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Jordan shifts to neutral on Syria

Jordan's decision to stop training Syrian rebels on its soil indicates a shift to neutrality as the kingdom prioritizes its security interests.
Jordan's King Abdullah (L) shakes hands with U.N.-Arab League envoy for Syria Lakhdar Brahimi at the Royal Palace in Amman October 23, 2013. REUTERS/Jordanian Royal Palace/Yousef Allan/Handout via Reuters (JORDAN - Tags: POLITICS ROYALS) ATTENTION EDITORS - THIS IMAGE HAS BEEN SUPPLIED BY A THIRD PARTY. IT IS DISTRIBUTED, EXACTLY AS RECEIVED BY REUTERS, AS A SERVICE TO CLIENTS. FOR EDITORIAL USE ONLY. NOT FOR SALE FOR MARKETING OR ADVERTISING CAMPAIGNS - RTX14L3R

Jordan is realigning its stance on the three-year Syrian crisis in response to recent developments in Syria and Iraq. Last week, Information Minister Mohammad al-Momani announced that Jordan “was not interested in training Syrian opposition forces on its territory” and that its “public policy has always been not to interfere in Syrian affairs.” He told Asharq Al-Awsat newspaper that Jordan had never trained opponents of the Syrian regime and that it continues to support a political solution that will bring stability to Syria and decrease the effects of refugees, who present a great pressure on the kingdom’s resources and infrastructure.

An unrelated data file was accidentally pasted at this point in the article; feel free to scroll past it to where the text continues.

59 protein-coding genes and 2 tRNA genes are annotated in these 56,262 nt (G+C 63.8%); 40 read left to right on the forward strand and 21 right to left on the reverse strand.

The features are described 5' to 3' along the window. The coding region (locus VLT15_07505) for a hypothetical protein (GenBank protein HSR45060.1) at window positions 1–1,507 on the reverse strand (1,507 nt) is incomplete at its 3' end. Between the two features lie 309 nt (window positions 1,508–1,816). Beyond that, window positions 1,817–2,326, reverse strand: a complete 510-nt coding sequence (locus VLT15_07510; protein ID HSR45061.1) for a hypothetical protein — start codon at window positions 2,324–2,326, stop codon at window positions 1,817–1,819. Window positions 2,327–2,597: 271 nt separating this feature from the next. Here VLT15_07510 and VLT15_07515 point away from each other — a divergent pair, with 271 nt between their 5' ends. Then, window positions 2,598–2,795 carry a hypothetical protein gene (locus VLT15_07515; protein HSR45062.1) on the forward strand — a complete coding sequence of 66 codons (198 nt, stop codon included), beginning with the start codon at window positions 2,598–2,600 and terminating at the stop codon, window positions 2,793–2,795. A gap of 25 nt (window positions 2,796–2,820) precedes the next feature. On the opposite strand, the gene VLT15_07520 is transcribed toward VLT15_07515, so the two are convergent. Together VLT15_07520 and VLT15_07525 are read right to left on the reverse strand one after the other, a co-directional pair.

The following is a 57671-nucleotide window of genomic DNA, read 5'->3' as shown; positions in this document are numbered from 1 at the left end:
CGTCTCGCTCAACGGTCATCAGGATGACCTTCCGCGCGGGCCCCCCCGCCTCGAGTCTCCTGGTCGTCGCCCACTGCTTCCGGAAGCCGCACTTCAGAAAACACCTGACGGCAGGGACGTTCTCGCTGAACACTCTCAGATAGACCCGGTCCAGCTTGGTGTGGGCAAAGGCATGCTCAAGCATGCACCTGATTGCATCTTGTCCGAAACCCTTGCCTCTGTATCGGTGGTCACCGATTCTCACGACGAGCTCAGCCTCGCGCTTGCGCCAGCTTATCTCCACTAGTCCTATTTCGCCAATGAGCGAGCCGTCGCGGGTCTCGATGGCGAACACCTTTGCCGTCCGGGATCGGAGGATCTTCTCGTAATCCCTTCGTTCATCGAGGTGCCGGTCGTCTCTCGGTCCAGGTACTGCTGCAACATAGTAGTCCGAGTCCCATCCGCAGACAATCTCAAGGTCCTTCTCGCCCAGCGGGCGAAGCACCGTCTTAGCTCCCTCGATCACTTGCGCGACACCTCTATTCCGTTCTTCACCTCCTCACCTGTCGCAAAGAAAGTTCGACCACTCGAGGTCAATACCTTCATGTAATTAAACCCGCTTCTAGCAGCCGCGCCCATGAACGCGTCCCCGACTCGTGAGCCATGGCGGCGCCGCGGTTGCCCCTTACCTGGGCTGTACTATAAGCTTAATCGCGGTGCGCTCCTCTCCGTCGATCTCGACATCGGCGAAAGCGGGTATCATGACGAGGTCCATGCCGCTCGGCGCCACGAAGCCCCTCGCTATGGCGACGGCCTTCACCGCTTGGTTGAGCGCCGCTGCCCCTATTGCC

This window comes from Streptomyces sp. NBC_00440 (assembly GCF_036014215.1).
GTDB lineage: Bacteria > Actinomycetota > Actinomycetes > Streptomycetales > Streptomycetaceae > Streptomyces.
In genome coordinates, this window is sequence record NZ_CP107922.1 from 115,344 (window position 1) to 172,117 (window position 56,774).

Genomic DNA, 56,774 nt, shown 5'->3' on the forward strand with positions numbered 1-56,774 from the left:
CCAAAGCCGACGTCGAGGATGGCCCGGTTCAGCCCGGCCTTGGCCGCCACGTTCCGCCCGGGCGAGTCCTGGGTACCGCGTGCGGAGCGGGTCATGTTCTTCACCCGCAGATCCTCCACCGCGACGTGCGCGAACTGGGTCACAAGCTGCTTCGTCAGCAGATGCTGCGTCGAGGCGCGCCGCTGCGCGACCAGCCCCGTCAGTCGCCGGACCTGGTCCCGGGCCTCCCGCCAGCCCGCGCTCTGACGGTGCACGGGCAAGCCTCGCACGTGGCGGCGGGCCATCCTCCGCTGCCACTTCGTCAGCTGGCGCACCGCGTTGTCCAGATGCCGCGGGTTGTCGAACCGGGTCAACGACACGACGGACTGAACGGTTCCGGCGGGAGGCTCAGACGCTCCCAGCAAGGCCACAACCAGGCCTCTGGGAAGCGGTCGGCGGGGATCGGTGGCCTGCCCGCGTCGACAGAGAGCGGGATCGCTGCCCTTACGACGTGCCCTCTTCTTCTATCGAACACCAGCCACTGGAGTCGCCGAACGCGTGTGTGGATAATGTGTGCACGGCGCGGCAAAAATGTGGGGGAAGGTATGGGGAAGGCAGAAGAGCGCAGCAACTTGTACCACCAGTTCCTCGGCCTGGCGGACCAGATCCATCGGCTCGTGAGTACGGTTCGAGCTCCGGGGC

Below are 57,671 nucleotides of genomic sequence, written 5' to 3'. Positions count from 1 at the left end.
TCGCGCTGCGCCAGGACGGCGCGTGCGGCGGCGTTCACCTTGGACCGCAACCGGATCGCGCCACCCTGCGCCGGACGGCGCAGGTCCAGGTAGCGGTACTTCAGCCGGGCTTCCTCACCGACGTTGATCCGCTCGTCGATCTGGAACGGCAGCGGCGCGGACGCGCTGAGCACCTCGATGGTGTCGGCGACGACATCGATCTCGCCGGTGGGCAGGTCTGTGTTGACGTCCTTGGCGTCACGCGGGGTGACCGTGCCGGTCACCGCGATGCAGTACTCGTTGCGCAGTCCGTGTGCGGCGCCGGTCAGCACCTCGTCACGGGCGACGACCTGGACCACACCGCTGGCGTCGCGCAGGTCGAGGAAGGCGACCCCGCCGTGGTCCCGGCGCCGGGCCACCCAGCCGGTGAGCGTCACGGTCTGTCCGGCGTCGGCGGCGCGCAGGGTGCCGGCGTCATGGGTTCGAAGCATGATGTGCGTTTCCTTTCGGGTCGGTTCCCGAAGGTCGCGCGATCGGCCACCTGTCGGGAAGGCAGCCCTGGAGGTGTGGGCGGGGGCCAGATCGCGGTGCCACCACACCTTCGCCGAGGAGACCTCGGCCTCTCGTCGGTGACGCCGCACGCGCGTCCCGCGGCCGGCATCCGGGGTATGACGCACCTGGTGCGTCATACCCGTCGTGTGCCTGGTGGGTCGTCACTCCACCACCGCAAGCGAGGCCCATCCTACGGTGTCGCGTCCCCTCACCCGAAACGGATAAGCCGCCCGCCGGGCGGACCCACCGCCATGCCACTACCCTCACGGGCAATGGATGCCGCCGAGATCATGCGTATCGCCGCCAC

Momani was reacting to press reports that US officials had confirmed that “Jordan was reluctant to host an expanded rebel instruction program” proposed by President Barack Obama, who had requested from Congress $500 million to finance it. After months of delays, Obama had decided to provide training and weapons to the moderate opposition and in June, national security adviser Susan Rice acknowledged that the Pentagon was aiding Syrian rebels with “lethal and non-lethal support.”

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